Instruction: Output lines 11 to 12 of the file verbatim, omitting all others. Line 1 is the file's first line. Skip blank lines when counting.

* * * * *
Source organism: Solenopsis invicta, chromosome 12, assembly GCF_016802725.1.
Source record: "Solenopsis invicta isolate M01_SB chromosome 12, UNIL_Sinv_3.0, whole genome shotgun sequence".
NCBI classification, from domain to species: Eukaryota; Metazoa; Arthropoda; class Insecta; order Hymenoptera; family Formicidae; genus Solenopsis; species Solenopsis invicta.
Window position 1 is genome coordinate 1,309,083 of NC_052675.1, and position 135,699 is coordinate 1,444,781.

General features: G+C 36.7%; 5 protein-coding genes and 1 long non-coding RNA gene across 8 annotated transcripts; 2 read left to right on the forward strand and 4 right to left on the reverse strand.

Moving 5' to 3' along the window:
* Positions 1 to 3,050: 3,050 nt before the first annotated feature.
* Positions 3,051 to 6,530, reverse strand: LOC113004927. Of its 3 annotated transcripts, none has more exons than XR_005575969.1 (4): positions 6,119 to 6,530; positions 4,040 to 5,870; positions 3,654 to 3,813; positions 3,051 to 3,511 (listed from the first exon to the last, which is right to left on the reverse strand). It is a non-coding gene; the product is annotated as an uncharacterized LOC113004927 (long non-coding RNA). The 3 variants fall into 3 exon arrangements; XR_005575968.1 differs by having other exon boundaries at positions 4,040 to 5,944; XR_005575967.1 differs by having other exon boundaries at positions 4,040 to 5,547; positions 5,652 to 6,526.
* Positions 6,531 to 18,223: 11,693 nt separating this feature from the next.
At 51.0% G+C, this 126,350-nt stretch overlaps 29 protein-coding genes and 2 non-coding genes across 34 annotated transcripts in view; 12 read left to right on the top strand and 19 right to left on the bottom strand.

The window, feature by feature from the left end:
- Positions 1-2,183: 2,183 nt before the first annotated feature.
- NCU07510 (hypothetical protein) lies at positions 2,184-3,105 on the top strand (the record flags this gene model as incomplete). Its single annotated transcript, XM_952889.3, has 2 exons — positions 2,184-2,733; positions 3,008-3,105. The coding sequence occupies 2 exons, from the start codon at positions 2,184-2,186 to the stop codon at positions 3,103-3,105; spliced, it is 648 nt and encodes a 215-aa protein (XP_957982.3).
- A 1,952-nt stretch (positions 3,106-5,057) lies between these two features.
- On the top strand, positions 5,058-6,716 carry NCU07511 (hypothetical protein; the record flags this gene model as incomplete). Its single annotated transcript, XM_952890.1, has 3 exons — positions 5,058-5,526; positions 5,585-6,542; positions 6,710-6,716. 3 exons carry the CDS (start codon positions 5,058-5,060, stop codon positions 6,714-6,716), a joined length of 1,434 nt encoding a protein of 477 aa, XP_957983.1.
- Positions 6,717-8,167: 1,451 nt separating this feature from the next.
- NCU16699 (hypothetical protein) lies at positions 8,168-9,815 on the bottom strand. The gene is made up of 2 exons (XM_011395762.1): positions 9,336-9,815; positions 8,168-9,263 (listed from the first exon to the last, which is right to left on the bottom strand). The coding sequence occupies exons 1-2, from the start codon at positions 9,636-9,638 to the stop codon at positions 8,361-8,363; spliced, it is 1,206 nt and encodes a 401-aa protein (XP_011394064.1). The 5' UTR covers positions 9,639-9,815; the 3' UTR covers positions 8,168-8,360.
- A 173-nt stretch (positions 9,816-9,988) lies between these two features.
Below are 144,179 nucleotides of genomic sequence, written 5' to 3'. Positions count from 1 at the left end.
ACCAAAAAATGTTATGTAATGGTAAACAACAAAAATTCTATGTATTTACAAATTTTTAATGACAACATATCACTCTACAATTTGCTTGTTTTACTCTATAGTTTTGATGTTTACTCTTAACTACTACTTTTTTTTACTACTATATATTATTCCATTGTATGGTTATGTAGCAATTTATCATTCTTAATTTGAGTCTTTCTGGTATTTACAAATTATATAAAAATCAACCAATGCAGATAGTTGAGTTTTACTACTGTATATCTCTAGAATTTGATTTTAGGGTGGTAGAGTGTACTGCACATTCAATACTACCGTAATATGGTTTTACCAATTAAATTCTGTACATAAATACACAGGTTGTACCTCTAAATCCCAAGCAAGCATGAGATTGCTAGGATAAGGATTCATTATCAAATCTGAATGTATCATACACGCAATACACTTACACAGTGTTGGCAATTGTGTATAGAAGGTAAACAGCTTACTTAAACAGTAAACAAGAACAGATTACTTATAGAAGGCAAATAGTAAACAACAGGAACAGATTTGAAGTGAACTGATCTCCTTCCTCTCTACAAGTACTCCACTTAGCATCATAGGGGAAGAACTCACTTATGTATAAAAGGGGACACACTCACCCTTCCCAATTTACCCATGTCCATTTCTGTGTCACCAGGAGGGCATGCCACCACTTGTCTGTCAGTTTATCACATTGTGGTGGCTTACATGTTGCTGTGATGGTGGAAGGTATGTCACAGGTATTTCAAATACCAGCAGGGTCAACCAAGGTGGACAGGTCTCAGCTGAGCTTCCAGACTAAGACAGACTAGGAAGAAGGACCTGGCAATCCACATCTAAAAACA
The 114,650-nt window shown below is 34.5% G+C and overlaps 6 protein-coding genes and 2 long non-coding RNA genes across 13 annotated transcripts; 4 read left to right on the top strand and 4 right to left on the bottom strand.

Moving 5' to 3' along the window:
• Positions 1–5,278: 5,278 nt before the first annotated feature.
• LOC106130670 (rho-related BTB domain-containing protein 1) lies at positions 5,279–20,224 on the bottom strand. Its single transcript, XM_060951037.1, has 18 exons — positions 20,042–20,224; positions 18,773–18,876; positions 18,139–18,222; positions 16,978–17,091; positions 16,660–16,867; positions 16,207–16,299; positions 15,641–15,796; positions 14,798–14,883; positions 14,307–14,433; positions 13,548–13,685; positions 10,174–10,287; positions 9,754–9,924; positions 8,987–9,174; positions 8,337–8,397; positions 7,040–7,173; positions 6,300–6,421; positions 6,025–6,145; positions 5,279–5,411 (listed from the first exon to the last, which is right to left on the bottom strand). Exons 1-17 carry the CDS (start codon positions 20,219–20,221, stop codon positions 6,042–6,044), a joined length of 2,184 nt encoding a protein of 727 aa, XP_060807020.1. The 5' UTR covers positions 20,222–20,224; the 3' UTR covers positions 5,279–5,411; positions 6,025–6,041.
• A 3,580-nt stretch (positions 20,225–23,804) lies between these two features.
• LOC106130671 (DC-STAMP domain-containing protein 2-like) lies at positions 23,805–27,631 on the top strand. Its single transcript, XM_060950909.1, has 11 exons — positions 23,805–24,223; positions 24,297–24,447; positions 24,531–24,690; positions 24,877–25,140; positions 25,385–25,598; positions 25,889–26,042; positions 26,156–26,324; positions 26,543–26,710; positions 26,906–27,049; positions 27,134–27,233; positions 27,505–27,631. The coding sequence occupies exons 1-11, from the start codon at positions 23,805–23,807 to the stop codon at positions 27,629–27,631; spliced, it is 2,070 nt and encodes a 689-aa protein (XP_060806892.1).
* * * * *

The window, feature by feature from the left end:
- Positions 1-2,183: 2,183 nt before the first annotated feature.